However there are still ways to conduct a free background check (California) if you know the correct steps as well as the limitations. Ultimately it will depend on the purpose of the CA background check (why the search is being conducted in the first place).

California Arrest Records: How Long Do Arrests Show Up?

In California, arrests show up indefinitely in the records of the California Department of Justice (DOJ), unless they are expunged or sealed. However, the California DOJ only allows certain types of employers to access complete criminal records.

California Penal Code 851.87 permits citizens who have been arrested but not convicted of a crime to have the records of that arrest sealed and destroyed. This provision applies even if the person was arrested and completes a pretrial diversion program as well if the person was found not guilty or was not convicted for any other reason.

For purposes of background checks, California applies the ICRAA.  Under the ICRAA, arrests are not allowed to be disclosed on a background check, unless the arrest is still open or the arrest resulted in a conviction.

Furthermore, the new restrictions in California law, based on the All of Us or None etc. versus Hamrick case, make it extremely difficult to find arrest records in most instances.

California Criminal Records on California Background Check Results

In California, a background check results report will only show open cases and criminal convictions that are less than 7 years old. Arrests are not allowed to be disclosed unless the arrest is still open or it resulted in a conviction.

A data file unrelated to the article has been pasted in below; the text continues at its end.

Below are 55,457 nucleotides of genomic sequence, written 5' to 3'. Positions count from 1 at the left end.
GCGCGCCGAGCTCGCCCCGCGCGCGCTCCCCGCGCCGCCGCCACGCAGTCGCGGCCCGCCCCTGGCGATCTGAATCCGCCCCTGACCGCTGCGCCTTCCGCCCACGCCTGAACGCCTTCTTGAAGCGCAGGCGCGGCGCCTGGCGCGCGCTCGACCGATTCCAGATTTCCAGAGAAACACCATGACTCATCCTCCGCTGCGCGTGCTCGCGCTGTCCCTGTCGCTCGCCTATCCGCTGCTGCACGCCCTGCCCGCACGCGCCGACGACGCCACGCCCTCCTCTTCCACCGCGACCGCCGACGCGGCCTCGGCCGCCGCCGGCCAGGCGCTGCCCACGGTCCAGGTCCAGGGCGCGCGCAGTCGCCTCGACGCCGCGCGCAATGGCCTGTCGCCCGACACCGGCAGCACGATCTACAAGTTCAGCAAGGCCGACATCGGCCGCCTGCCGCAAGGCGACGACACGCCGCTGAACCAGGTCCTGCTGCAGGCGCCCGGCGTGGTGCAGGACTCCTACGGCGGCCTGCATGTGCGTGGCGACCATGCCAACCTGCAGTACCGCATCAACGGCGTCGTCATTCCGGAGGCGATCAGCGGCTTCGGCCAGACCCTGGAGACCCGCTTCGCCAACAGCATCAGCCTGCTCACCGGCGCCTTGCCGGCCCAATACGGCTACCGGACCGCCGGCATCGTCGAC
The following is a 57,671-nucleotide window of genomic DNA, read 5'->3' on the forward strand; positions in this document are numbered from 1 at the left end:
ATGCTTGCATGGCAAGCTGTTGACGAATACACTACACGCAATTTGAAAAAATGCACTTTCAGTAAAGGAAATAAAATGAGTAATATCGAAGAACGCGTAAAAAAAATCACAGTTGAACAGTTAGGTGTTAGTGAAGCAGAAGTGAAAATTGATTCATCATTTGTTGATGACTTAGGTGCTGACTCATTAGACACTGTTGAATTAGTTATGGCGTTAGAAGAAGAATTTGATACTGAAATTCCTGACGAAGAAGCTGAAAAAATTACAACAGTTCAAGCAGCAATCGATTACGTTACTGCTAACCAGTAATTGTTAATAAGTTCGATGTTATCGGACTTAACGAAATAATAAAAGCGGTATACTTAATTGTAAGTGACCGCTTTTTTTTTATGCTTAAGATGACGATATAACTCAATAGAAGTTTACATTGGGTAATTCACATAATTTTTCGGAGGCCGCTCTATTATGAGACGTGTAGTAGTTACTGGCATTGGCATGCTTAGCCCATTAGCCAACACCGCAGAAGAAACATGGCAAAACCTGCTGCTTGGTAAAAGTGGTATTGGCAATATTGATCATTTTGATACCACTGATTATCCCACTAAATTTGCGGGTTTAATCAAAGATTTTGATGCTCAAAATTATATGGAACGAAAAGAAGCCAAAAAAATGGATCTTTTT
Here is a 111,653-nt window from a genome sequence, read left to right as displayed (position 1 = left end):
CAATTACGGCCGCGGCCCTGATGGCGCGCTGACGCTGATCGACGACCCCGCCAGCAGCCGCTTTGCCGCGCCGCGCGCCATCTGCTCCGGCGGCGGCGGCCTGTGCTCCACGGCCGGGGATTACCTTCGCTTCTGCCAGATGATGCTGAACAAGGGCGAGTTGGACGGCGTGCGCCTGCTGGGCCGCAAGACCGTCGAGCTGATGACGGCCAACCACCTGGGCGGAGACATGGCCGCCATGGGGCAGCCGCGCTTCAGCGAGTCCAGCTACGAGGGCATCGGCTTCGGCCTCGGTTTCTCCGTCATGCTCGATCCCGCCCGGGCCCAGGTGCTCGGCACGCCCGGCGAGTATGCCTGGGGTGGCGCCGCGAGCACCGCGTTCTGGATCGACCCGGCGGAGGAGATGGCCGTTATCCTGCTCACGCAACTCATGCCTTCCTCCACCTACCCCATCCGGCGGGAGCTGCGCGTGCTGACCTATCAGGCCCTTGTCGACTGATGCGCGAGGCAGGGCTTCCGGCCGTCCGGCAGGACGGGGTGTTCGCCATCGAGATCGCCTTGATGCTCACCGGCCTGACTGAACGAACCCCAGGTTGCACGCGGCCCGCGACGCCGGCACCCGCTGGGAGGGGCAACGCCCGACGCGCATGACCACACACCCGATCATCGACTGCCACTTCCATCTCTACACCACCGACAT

For purposes of an employment background check, these protective provisions apply regardless of the job salary. These protections also apply whether the employer uses a third-party provider to conduct the background check or conducts the background check itself.

California Public Records Requests

California Governor Ronald Reagan signed into law the California Public Records Act (CPRA) in 1968. It requires the disclosure or inspection of records held by the state governmental agencies, unless otherwise exempted by law. By law, exemptions to the CPRA must be construed narrowly.

Criminal records in California are considered public records and can be accessed by anyone. Public records can be obtained from many state, county and local agencies.

However, the protective provisions of FCRA, ICRA and the new precedent set by the recent California appellate court ruling make locating criminal records difficult, at best.

Keep in mind that how long a background check takes in California will typically depend on the county or jurisdiction.

California Department of Justice Background Procedures

The California Department of Justice (DOJ)  maintains all criminal records for the entire State of California. Law enforcement agencies across the state send criminal records to the DOJ. The DOJ then compiles RAP sheets from the records submitted. RAP stands for Records of Arrest and Prosecution.